3. It also renders prosecutors and judges easy targets of corruption, because political parties stand behind them and that is why they are in office (they do not hold tenure and their terms are periodically renewable); and political parties need money to operate and in particular to ensure the election / selection and re-election / re-selection of their judicial candidates. Hence politicised members of the judiciary are susceptible to political party payments influencing their decisions.

  4. Because the community of lawyers, prosecutors and judges in each canton is so small, no member of any legal profession wishes to embarrass another member of the same small community. It is the culture of a gentlemen's club (also predominantly male in virtually all cantons).

  5. This makes conflicts of interest problems impossible to solve - someone is always married to, or a family member with, or a social or more intimate friend of, some other member of the legal profession in the same small cantonal environment. The legal communities are too small to resolve conflicts of interest problems by separating lawyers and magistrates sufficiently.

  6. This explains prosecutors' conviction rates in Swiss bench trials (Switzerland does not really have a jury system): the judges do not want to embarrass the prosecutor by suggesting he got it wrong on this occasion. It follows that conviction rates are virtually 100 per cent.

  7. This problem is compounded by the broad and unsupervised powers given to prosecutors as investigating magistrates. They can decide to execute warrants, arrest people pending trial (the detained person need only be under investigation, not actually charged with a crime), undertake any measures of enquiry they see fit, and indict anyone they want, in each case unilaterally and effectively immune from judicial oversight. That is because, to avoid embarrassing the prosecutor, the judges will always conclude that the prosecutor acted lawfully, should the matter come before them.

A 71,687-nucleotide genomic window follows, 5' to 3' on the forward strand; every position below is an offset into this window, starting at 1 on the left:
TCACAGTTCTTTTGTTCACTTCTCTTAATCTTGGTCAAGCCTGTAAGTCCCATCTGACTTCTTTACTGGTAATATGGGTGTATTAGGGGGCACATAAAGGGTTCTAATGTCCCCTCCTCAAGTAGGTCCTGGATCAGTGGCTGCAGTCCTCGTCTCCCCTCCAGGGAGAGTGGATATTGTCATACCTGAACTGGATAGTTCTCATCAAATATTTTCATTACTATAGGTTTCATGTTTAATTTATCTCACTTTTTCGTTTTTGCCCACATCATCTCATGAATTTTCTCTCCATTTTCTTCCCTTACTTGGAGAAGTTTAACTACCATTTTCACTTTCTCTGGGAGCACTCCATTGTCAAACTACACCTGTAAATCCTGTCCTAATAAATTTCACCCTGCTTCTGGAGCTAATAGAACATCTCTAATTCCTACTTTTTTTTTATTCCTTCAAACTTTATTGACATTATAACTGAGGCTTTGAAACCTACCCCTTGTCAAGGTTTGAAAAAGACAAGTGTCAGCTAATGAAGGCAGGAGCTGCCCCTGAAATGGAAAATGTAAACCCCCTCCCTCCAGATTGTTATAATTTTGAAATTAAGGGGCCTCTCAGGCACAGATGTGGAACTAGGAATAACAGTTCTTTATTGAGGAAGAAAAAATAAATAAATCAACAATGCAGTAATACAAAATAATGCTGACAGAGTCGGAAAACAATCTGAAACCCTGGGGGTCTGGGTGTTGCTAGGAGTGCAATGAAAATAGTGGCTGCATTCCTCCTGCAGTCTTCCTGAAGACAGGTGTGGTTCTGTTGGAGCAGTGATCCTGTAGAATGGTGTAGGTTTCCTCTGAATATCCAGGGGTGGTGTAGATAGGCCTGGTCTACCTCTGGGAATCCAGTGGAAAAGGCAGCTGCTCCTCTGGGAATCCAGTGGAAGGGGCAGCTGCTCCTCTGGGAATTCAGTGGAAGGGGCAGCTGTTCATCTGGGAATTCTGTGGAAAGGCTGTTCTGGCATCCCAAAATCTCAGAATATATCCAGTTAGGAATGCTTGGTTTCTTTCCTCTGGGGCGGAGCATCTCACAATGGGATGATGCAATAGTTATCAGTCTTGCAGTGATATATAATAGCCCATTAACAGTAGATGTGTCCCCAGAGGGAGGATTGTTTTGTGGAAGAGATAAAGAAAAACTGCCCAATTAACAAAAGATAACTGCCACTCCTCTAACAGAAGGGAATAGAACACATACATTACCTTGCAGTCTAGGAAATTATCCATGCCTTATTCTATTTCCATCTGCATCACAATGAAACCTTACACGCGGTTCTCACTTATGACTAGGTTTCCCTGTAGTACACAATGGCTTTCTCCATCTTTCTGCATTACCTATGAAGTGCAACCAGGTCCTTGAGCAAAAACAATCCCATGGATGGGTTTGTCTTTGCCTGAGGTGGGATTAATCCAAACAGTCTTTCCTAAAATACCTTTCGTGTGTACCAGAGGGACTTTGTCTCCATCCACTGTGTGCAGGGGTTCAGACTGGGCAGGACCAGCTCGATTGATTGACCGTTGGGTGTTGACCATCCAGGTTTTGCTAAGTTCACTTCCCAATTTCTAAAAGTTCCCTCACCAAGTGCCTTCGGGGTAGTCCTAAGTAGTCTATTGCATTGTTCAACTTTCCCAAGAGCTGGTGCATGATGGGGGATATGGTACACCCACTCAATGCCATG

8. Indeed things get even worse. The institutional culture of the judiciary being a 'rubber stamp' of the prosecutor's work is so ingrained that trials and other judicial hearings are typically pre-ordained affairs pre-agreed between prosecutors, legal counsel and judges; and prosecutors typically write the judgment the court hands down in a prosecution (vindicating his or her indictment, naturally) before the trial even begins. Hence Swiss trials are a sham.

  9. Indeed this is so much so that courts typically refuse defendants' requests to call witnesses or evidence. Nor do they call the prosecutor's witnesses, whose testimony is taken as read on the papers, it being assumed that the prosecutor in his own investigations has tested the reliability of that testimony himself when in fact he may not have done because he has an institutional incentive to achieve convictions in order to satisfy the voting populace and his political party that he is good at his job.